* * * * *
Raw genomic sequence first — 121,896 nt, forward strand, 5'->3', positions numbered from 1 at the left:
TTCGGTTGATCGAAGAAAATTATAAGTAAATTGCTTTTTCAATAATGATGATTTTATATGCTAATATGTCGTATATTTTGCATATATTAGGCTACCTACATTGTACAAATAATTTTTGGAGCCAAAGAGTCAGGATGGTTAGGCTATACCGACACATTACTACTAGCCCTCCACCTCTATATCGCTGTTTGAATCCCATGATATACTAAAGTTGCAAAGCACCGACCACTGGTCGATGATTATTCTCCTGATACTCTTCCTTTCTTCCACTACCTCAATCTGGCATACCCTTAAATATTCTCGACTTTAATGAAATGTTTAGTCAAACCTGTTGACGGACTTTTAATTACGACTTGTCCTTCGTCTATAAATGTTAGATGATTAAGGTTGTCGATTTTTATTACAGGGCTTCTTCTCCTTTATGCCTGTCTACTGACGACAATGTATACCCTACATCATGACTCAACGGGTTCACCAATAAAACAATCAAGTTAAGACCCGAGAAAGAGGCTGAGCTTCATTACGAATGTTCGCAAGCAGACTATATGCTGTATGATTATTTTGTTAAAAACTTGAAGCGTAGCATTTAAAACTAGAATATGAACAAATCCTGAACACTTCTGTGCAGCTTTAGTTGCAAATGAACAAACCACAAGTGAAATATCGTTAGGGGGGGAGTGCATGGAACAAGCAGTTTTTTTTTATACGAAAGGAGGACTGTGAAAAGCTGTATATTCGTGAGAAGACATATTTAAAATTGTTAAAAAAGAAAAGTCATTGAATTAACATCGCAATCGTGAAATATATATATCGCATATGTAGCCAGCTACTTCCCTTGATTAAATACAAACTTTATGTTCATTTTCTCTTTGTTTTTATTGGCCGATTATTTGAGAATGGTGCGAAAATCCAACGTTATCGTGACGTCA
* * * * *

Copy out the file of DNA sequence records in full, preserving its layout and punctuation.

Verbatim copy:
Raw genomic sequence first — 121,896 nt, forward strand, 5'->3', positions numbered from 1 at the left:
TTCGGTTGATCGAAGAAAATTATAAGTAAATTGCTTTTTCAATAATGATGATTTTATATGCTAATATGTCGTATATTTTGCATATATTAGGCTACCTACATTGTACAAATAATTTTTGGAGCCAAAGAGTCAGGATGGTTAGGCTATACCGACACATTACTACTAGCCCTCCACCTCTATATCGCTGTTTGAATCCCATGATATACTAAAGTTGCAAAGCACCGACCACTGGTCGATGATTATTCTCCTGATACTCTTCCTTTCTTCCACTACCTCAATCTGGCATACCCTTAAATATTCTCGACTTTAATGAAATGTTTAGTCAAACCTGTTGACGGACTTTTAATTACGACTTGTCCTTCGTCTATAAATGTTAGATGATTAAGGTTGTCGATTTTTATTACAGGGCTTCTTCTCCTTTATGCCTGTCTACTGACGACAATGTATACCCTACATCATGACTCAACGGGTTCACCAATAAAACAATCAAGTTAAGACCCGAGAAAGAGGCTGAGCTTCATTACGAATGTTCGCAAGCAGACTATATGCTGTATGATTATTTTGTTAAAAACTTGAAGCGTAGCATTTAAAACTAGAATATGAACAAATCCTGAACACTTCTGTGCAGCTTTAGTTGCAAATGAACAAACCACAAGTGAAATATCGTTAGGGGGGGAGTGCATGGAACAAGCAGTTTTTTTTTATACGAAAGGAGGACTGTGAAAAGCTGTATATTCGTGAGAAGACATATTTAAAATTGTTAAAAAAGAAAAGTCATTGAATTAACATCGCAATCGTGAAATATATATATCGCATATGTAGCCAGCTACTTCCCTTGATTAAATACAAACTTTATGTTCATTTTCTCTTTGTTTTTATTGGCCGATTATTTGAGAATGGTGCGAAAATCCAACGTTATCGTGACGTCA